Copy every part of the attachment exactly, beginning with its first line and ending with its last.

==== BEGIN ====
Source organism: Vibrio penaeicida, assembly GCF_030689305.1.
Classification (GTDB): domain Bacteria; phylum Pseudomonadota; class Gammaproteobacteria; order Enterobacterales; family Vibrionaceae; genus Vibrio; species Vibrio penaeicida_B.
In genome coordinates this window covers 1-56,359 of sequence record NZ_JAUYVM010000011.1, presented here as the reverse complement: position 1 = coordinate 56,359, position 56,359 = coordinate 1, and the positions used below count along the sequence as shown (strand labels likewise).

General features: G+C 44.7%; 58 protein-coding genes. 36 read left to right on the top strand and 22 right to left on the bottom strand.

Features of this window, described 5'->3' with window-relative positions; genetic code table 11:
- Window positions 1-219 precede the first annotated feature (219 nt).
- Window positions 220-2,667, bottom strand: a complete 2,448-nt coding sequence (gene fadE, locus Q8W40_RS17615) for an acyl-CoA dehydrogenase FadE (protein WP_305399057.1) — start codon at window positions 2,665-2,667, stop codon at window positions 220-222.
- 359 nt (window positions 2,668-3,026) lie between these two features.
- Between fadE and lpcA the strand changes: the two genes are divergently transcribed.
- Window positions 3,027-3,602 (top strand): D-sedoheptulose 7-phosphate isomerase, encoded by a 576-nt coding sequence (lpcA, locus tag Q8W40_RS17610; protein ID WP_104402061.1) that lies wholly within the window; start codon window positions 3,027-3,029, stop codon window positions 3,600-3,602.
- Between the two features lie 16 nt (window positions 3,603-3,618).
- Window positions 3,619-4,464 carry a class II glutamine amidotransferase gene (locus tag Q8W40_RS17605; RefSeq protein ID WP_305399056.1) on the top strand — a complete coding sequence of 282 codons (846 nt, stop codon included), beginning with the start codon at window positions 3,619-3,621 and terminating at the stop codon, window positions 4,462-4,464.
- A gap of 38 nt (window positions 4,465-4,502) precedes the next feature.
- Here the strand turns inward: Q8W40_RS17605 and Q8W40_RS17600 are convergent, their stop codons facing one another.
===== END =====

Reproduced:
Source organism: Vibrio penaeicida, assembly GCF_030689305.1.
Classification (GTDB): domain Bacteria; phylum Pseudomonadota; class Gammaproteobacteria; order Enterobacterales; family Vibrionaceae; genus Vibrio; species Vibrio penaeicida_B.
In genome coordinates this window covers 1-56,359 of sequence record NZ_JAUYVM010000011.1, presented here as the reverse complement: position 1 = coordinate 56,359, position 56,359 = coordinate 1, and the positions used below count along the sequence as shown (strand labels likewise).

General features: G+C 44.7%; 58 protein-coding genes. 36 read left to right on the top strand and 22 right to left on the bottom strand.

Features of this window, described 5'->3' with window-relative positions; genetic code table 11:
- Window positions 1-219 precede the first annotated feature (219 nt).
- Window positions 220-2,667, bottom strand: a complete 2,448-nt coding sequence (gene fadE, locus Q8W40_RS17615) for an acyl-CoA dehydrogenase FadE (protein WP_305399057.1) — start codon at window positions 2,665-2,667, stop codon at window positions 220-222.
- 359 nt (window positions 2,668-3,026) lie between these two features.
- Between fadE and lpcA the strand changes: the two genes are divergently transcribed.
- Window positions 3,027-3,602 (top strand): D-sedoheptulose 7-phosphate isomerase, encoded by a 576-nt coding sequence (lpcA, locus tag Q8W40_RS17610; protein ID WP_104402061.1) that lies wholly within the window; start codon window positions 3,027-3,029, stop codon window positions 3,600-3,602.
- Between the two features lie 16 nt (window positions 3,603-3,618).
- Window positions 3,619-4,464 carry a class II glutamine amidotransferase gene (locus tag Q8W40_RS17605; RefSeq protein ID WP_305399056.1) on the top strand — a complete coding sequence of 282 codons (846 nt, stop codon included), beginning with the start codon at window positions 3,619-3,621 and terminating at the stop codon, window positions 4,462-4,464.
- A gap of 38 nt (window positions 4,465-4,502) precedes the next feature.
- Here the strand turns inward: Q8W40_RS17605 and Q8W40_RS17600 are convergent, their stop codons facing one another.